Eating two tins of sardines a week may reduce a person's risk of developing type 2 diabetes, research suggests.
The oily fish is known to contain good fats that promote heart health, however, the benefits may not stop there.
Scientists from the Open University of Catalonia in Barcelona analysed 152 people aged 65 or over with prediabetes, when a person's blood sugar level is consistently high but not severely enough to be defined as diabetes.
All the participants were put on the same diabetes-prevention eating plan, however, half also added 200g – around two tins – of sardines in olive oil to their weekly diet.
A year later, the sardine-eating participants were significantly less likely to still be at high risk of type 2 diabetes.
The affordable store cupboard staple is rich in an array of nutrients – including omega-3 fatty acids, calcium and vitamin D – which may ward off the disease.
"Not only are sardines reasonably priced and easy to find, but they are safe and help to prevent the onset of type 2 diabetes," said study author Dr Diana Rizzolo.
"This is a huge scientific discovery. It is easy to recommend this food during medical check-ups and it is widely accepted by the population."
In the UK alone, 3.9 million people have been diagnosed with diabetes, of whom around 90% have type 2.
Type 2 diabetes' onset is often linked to a patient's lifestyle, like carrying excess weight or being too sedentary.
Left untreated, the condition can lead to heart disease, blindness and even limb amputations.
The 152 participants had a fasting glucose level of 100mg/dL to 124mg/dL. This is measured after an individual has not eaten or drank, aside from water, for eight hours. Prediabetes is defined as 100mg/dL to 125mg/dL.
The participants were put on a diet that is known to reduce a susceptible person's risk of developing type 2 diabetes, with 75 also being told to eat sardines.
The fish was generally eaten whole, including its soft bones, to maximise absorption of calcium and vitamin D.
At the start of the study, 27% of the 77 participants in the non-sardine group were deemed to be at particularly high risk of developing type 2 diabetes via the Finnish assessment calculator FINDRISC.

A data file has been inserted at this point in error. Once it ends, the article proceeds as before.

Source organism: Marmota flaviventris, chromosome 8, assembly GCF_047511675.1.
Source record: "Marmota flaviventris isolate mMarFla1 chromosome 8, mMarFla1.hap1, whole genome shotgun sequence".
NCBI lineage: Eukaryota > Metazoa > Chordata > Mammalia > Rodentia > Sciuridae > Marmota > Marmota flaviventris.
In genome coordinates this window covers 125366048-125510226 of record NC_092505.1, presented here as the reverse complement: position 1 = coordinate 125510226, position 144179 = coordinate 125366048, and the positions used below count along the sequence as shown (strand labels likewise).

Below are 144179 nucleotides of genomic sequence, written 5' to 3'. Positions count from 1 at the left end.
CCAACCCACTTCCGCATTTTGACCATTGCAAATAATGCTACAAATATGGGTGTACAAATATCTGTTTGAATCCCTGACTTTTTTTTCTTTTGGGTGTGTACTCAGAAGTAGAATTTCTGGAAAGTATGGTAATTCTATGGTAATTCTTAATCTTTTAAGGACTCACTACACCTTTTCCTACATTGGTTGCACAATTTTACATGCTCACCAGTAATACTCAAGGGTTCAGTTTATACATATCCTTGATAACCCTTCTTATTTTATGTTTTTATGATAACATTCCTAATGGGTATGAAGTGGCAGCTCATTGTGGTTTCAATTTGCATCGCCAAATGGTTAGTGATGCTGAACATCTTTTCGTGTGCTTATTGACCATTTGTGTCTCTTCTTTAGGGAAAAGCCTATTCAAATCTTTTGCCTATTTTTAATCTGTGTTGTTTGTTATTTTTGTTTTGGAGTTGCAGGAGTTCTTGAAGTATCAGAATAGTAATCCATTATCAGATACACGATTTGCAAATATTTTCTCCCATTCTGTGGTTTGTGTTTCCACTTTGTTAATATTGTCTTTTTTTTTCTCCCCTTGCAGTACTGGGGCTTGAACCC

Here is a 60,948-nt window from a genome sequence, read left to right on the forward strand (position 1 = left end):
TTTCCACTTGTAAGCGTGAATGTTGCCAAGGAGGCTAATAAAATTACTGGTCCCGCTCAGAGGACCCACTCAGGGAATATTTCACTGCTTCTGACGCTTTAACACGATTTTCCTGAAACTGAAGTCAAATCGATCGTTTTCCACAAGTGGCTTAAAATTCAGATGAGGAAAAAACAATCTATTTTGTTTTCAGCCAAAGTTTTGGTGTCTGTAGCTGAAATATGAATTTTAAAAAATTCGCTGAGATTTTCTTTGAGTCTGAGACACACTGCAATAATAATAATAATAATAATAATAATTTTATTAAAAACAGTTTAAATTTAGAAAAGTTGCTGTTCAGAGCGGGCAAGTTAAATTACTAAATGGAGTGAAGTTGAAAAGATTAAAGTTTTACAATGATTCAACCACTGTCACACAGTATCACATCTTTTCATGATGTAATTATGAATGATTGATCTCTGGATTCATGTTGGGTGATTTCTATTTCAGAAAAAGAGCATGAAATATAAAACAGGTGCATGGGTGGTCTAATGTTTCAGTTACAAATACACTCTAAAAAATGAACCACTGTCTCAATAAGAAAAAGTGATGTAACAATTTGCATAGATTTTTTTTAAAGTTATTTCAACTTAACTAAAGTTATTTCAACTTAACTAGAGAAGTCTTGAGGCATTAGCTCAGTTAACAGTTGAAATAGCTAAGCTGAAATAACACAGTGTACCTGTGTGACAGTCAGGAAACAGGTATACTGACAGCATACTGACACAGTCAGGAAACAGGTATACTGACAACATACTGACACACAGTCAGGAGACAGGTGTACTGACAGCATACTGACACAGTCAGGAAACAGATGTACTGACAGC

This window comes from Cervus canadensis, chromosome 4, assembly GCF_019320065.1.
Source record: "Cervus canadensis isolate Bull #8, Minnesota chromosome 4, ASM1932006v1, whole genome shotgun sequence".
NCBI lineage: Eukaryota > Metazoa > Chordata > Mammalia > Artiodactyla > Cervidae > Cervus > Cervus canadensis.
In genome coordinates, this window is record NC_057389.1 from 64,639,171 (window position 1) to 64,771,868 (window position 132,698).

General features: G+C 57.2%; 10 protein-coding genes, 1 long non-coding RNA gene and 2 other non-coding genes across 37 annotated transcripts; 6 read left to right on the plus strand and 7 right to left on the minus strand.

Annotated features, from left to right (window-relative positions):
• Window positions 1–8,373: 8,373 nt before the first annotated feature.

One year later, this had reduced to 22%, as published in the journal Clinical Nutrition.
In the sardine group, 37% were at high risk of type 2 diabetes at the start of the study, down to just 8% after 12 months of regularly eating the oily fish.
Consuming sardines was also linked to higher levels of "good" cholesterol and the hormone adiponectin, which "appears to play a crucial role in protecting against diabetes".
It was also associated with lower blood pressure and reduced amounts of circulating fat in the participants' blood.
Watch: Eating well in middle age wards off type 2 diabetes in later life
The Catalonia scientists specifically analysed people over 65 due to the risk of type 2 diabetes rising in old age.
"As we get older, restrictive diets (in terms of calories or food groups) can help to prevent the onset of diabetes, however, the cost-benefit ratio is not always positive, as we found in other studies," said Dr Rizzolo.
"The results lead us to believe we could obtain an equally significant preventive effect in the younger population."
While sardines are rich in an array of nutrients, the scientists have stressed taking these as supplements may not reap the same benefits.
"Nutrients can play an essential role in the prevention and treatment of many different pathologies, but their effect is usually caused by the synergy that exists between them and the food that they are contained in," said Dr Rizzolo.
"Sardines will therefore have a protective element because they are rich in the aforementioned nutrients, whereas nutrients taken in isolation in the form of supplements won't work to the same extent."
The scientists are now investigating whether sardines influence a person's gut bacteria, which "affects the regulation of many biological process and we need to understand if they have played a part in this protective effect against diabetes 2".
Watch: Most humans are vulnerable to type 2 diabetes